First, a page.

1 Peter 1:17-20
“You know that you were ransomed from the futile ways inherited from your ancestors, not with perishable things like silver or gold, but with the precious blood of Christ, like that of a lamb without defect or blemish.” vss. 18-19
As the early followers of Jesus moved from place to place with the good news of forgiveness and life, those with a Jewish background used the language of sacrifice to describe what had happened on the cross. It made perfect sense to them. Jesus was the Passover Lamb, the Agnus Dei, and his blood shed once for all meant that they were set free from the futility of the cycle of sin that had enslaved their ancestors. It’s this message of redemption that became the cornerstone of the Christian faith through the centuries. Jesus’ death was the concrete act, rooted in history, that made forgiveness real and free. We who are the inheritors of that message sometimes recoil at its graphic depiction of human sacrifice and some are reluctant to link forgiveness with the cross. Some leaders have even sought to eliminate crosses from their sanctuaries, calling them relics of primitive faith expressions. This preference for a faith without sacrifice generally has resulted in an erosion of power and commitment among believers. True Christianity is rooted in costly grace, the conviction that our journey was launched by a sacrificial act, and that it continues to involve a daily dying to self, even to the point of giving our lives.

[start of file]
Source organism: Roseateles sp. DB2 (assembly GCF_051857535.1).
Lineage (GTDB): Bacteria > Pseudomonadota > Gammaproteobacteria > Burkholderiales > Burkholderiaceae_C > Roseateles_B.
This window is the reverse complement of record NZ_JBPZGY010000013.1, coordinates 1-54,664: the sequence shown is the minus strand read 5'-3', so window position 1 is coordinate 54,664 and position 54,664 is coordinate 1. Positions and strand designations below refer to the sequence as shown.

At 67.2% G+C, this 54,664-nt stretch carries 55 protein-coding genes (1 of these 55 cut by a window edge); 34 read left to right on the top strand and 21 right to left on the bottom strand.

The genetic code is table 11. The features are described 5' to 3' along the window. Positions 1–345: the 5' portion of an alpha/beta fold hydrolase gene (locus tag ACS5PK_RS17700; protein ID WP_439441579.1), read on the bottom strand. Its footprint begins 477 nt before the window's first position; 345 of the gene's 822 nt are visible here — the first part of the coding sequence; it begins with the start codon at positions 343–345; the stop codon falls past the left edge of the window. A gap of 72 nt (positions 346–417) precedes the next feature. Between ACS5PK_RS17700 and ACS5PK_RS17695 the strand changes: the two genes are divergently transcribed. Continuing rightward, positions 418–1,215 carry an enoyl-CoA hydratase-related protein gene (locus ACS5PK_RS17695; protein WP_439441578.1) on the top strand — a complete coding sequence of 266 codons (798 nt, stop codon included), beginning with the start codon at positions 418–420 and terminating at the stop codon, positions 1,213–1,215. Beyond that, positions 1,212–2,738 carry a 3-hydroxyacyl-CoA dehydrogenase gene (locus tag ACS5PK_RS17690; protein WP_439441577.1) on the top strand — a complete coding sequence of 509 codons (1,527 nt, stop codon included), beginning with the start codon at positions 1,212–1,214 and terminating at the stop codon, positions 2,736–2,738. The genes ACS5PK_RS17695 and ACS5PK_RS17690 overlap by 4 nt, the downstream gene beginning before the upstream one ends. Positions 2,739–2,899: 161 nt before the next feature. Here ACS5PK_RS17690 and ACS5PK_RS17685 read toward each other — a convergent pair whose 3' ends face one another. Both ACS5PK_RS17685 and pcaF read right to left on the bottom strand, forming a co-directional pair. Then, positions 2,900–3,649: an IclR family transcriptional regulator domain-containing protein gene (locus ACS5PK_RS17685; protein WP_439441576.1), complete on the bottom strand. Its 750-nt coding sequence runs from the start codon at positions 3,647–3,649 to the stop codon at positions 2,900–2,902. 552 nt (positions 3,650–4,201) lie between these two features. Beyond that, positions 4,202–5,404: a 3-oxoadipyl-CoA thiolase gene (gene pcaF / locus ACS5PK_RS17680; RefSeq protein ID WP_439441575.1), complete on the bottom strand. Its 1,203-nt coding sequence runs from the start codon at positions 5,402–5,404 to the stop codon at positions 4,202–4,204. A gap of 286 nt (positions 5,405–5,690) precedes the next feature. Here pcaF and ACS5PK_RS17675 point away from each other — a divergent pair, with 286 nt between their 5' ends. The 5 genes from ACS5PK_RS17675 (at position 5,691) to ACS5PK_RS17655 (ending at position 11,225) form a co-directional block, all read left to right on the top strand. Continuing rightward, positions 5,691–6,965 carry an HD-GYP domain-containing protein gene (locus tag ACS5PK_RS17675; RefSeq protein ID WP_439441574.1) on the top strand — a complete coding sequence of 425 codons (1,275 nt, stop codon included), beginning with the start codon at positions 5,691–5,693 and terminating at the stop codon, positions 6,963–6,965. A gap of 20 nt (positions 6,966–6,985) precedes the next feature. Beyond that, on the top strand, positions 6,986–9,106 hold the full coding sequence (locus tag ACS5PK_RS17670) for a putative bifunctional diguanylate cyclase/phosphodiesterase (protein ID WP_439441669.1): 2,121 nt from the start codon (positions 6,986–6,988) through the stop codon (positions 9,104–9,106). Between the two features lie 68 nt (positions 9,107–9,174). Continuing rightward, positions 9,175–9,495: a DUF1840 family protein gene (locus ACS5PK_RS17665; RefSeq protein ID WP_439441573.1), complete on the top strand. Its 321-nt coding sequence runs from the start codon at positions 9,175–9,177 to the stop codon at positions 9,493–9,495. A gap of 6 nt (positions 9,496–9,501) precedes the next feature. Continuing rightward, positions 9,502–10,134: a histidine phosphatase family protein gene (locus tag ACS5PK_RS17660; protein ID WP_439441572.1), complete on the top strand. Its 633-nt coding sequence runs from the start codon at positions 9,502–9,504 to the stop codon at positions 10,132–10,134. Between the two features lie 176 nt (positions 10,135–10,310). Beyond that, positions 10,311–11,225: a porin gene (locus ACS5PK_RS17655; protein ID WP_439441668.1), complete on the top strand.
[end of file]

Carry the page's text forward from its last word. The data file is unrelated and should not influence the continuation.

Thought for the Day: Why is grace costly?